Happy thanksgiving to you both, my friend. MWAH!

    • Deb Segelitz Deb Segelitz says:

      Thank you, Matt! It’s been a difficult week this week and post-dialysis nights have not gone well, but we’re still alive and kickin’ and that’s what matters.

      I’m really thankful to be able to be here at ANC in this lovely community! As I said to Doni, without ANC I would have no ‘voice’ and I am grateful to be able to share stories with everyone here. I’m glad you all enjoy them.

      Happy Thanksgiving to you and yours, from your far-flung Honorary Grigsby Sistah (that’s right, I’m claiming it and owning it!)… MWAH!

    • Avatar Peggy Elwood says:

      What Matt said! This one brought me to tears. I used to think things would be OK after a particular problem was resolved…now I try to enjoy the respite between challenges. And the doctors…I sure get that part. Thanks for sharing your journeys on ANC.

      • Deb Segelitz Deb Segelitz says:

        Thanks, Peggy! I’m sorry you know about the doctor-situation all too well. Here’s to respites, and enjoying them as much as we can.

  3. Avatar Beverly Stafford says:

    Dear Deb, you’ve done it yet again – made my AM reading worthwhile. My first thought about your and Sem’s hurdles was, “Can’t you move back to the States and find excellent doctors at Stanford or Mayo?” Probably not or you would have done so already. A friend from Eastern County now has a second home in Redding about three minutes from the dialysis center where he has treatments three days a week. You and Sem could come to Redding, find a good doctor, rent my single-story, quiet, second home which is five minutes from the center, be among your ANC friends, and clink glasses together frequently.

    You and Sem are in my thoughts this Thanksgiving day and every day.

    • Deb Segelitz Deb Segelitz says:

      You’re lovely, Beverly, thank you for your kind comment. Much as I would love to get great quality healthcare in the States, there’s no way we could get good enough health insurance to cover the more-than-two-dozen meds Sem takes daily, or all the treatments he needs for his handful of lung issues, or the pain management he’s been on for 30+ years. It’s just not a viable option.

      There’s great healthcare to be had in Edinburgh or other large cities here, but the Highlands have always been Sem’s heart-home, and while he was living in the south he always wanted to be back up north. We – Sem especially – sacrifice a lot, living up here, but it means the world to him to be here and so here we are.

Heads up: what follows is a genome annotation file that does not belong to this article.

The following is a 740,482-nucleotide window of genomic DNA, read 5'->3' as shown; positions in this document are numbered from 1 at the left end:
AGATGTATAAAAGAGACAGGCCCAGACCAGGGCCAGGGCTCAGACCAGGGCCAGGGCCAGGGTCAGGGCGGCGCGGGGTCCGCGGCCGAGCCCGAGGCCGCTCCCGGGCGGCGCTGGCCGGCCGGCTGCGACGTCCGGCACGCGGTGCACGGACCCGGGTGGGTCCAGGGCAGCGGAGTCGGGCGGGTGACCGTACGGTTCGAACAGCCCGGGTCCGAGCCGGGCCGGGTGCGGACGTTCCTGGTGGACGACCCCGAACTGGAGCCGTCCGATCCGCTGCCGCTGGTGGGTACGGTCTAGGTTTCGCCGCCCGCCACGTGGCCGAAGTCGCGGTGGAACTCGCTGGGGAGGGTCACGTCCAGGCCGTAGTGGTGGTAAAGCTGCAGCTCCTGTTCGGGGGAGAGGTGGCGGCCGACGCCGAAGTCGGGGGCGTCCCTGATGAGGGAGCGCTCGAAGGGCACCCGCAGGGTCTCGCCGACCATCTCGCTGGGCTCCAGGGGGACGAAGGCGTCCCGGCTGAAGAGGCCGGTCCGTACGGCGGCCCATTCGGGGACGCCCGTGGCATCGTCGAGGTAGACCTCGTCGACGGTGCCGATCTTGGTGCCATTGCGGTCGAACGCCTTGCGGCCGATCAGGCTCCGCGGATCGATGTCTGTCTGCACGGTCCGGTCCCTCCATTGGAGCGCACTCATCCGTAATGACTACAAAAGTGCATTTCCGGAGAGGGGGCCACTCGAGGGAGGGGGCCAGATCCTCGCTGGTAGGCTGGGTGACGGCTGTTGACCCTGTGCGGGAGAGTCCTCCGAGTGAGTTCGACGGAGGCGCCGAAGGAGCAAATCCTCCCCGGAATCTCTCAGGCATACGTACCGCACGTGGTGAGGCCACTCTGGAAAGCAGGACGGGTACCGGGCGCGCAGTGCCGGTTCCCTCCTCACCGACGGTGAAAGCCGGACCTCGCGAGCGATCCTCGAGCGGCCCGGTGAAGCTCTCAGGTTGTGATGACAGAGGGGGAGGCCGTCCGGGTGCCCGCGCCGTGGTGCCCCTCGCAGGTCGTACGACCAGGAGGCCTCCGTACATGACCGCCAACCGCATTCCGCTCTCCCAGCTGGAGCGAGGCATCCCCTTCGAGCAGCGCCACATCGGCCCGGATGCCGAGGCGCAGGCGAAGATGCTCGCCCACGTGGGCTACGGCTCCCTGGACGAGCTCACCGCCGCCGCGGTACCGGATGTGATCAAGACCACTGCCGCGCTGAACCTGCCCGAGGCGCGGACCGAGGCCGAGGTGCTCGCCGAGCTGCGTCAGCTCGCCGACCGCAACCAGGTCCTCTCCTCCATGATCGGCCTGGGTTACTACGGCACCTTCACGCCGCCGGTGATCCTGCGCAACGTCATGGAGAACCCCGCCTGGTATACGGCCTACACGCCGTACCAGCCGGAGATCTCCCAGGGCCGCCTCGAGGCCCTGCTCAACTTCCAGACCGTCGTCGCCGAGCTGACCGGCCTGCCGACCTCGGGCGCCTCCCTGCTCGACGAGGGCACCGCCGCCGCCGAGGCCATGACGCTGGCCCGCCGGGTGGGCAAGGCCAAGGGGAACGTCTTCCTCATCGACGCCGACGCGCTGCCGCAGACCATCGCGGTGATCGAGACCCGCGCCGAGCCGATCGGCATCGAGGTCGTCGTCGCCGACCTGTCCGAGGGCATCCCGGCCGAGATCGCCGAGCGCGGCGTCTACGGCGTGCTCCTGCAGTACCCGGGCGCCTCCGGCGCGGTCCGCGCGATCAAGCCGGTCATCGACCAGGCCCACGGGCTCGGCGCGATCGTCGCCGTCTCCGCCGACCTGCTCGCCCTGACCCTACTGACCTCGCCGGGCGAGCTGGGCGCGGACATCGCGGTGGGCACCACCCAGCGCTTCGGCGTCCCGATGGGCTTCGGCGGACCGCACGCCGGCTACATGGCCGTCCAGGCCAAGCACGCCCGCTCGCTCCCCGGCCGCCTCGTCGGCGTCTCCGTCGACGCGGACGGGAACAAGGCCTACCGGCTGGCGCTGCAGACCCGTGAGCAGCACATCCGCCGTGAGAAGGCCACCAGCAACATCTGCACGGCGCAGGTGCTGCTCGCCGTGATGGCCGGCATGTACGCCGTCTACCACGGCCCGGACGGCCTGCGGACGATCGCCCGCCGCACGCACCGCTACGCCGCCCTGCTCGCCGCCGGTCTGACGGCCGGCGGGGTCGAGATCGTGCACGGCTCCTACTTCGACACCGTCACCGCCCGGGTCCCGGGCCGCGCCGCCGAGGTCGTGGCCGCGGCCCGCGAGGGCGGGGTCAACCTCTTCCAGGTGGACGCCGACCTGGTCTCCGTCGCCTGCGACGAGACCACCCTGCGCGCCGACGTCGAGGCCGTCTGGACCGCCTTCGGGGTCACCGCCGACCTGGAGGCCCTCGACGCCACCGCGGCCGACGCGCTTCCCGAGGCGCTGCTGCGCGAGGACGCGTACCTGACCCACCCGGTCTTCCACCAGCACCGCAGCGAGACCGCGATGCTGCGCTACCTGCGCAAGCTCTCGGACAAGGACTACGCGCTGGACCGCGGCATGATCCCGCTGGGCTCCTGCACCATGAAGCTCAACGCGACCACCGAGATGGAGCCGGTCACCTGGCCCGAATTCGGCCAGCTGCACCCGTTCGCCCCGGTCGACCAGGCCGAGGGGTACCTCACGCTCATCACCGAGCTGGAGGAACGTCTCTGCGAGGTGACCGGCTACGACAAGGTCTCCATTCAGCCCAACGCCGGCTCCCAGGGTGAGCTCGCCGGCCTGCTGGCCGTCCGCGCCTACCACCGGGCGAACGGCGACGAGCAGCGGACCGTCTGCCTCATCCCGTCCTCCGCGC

Wishing you a lovely Thanksgiving!

  4. Avatar Sue Keller says:

    My breath is taken away reading about Sem’s struggles after dialysis and the frustration infused in both of you. Yes, thankful to friends for their research; the doctor for his ‘slight’ openness – thank God!
    The departure of those ‘upstairses’ — Thank you, thank you Universe!!!! May the Universe protect and guard their children – HUGE job!
    Your writing warms my soul and delights my heart, Deb. Thank you so much.

    • Deb Segelitz Deb Segelitz says:

      I’m glad you enjoy my writing, Sue, thank you for telling me! There are lots of reasons to be thankful – here’s hoping next Thanksgiving I’m writing about how thankful I am for having great upstairs neighbors, eh?

      • Steve Towers Steve Towers says:

        Ugh. Out here in the country, rather than the Upstairses, we had the Nextdoorer—a tweaker who made life hell for an awful couple of years. Most of his misbehaviors were purposefully aimed at annoying his neighbors, including opening up the throttle of his Harley when he’d come home at 2:00 A.M., playing death metal at volumes that rattled our windows and walls late into the night, and regularly shooting a 44 magnum hand cannon at sunrise on weekend mornings. Probably not meant to purposefully annoy others, he beat his dog in his garage for an hour at a stretch each evening for a week or so until it suddenly stopped.

        The Sheriff’s Office responded to repeated complaints in a manner that made me wonder why we even have a f***ing Sheriff’s Office. Nextdoorer is the only person I’ve ever encountered who made me feel truly murderous—like, if I were to make him disappear I’d be doing the world a favor and the Christian God, if He existed, wouldn’t forgive me on judgment day, because no sin had been committed.